Biodiversity and Climate Change in Central Africa: Perceptions, Attitudes and Policies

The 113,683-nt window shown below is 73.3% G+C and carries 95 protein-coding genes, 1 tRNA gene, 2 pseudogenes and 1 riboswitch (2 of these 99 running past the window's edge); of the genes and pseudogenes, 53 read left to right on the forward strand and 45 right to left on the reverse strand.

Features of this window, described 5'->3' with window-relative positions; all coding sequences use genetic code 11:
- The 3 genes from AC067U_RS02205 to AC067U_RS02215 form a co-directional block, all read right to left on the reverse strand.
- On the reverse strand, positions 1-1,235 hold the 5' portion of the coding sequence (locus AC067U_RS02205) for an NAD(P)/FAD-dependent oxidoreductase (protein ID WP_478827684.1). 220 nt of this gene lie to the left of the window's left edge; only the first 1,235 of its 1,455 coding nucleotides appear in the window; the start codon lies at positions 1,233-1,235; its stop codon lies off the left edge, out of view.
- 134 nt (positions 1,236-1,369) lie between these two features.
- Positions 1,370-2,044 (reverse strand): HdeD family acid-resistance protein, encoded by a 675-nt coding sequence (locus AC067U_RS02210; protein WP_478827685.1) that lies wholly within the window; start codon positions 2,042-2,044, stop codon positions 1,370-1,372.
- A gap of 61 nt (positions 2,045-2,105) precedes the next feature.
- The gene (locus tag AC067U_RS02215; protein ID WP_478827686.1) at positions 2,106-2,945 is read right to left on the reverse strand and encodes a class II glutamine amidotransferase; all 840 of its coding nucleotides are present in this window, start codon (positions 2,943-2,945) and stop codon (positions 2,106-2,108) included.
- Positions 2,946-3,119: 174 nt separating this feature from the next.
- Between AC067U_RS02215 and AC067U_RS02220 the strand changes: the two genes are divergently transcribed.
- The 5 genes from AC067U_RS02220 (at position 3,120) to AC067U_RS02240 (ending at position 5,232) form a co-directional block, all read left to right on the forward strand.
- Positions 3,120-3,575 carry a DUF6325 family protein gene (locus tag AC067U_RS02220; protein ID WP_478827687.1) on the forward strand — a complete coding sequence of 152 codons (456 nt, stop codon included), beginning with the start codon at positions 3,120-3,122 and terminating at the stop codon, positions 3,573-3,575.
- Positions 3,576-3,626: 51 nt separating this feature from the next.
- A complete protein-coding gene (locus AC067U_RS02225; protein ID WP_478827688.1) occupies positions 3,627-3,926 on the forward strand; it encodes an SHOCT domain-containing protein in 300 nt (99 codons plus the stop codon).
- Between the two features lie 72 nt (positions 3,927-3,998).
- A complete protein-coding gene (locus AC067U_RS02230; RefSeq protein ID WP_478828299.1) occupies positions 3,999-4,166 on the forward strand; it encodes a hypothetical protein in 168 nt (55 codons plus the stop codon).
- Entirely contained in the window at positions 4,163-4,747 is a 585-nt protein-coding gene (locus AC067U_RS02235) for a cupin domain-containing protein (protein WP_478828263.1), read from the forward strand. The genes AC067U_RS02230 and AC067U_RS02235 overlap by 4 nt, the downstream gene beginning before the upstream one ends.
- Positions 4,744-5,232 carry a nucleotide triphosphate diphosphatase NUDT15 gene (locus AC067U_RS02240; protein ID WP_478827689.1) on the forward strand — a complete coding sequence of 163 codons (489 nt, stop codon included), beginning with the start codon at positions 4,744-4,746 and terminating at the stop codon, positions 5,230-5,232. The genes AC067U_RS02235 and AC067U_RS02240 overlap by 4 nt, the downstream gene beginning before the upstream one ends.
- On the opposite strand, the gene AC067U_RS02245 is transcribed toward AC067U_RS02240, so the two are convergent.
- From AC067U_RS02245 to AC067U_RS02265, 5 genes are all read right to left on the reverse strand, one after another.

To test this hypothesis, focus groups were conducted in five villages within the buffer zones in June and July 2015 (n=28 participants). Participants reported that climate change and spillover of large mammals from national parks are impeding the practice of agriculture. Climate change has shifted rainy season timing and increased cassava pathogens, causing crop failure. Elephants living in nearby parks routinely ventured into villages while foraging and destroyed agricultural fields. These unfavorable economic circumstances prompted the immigration of young people to urban areas (average villager age was 59 years). The findings suggest that conservation programs aimed to preserve wildlife in national parks should also provide payments or food shipments to buffer zone communities to compensate for crop losses, thereby reducing human-wildlife conflict in this biodiversity hotspot.
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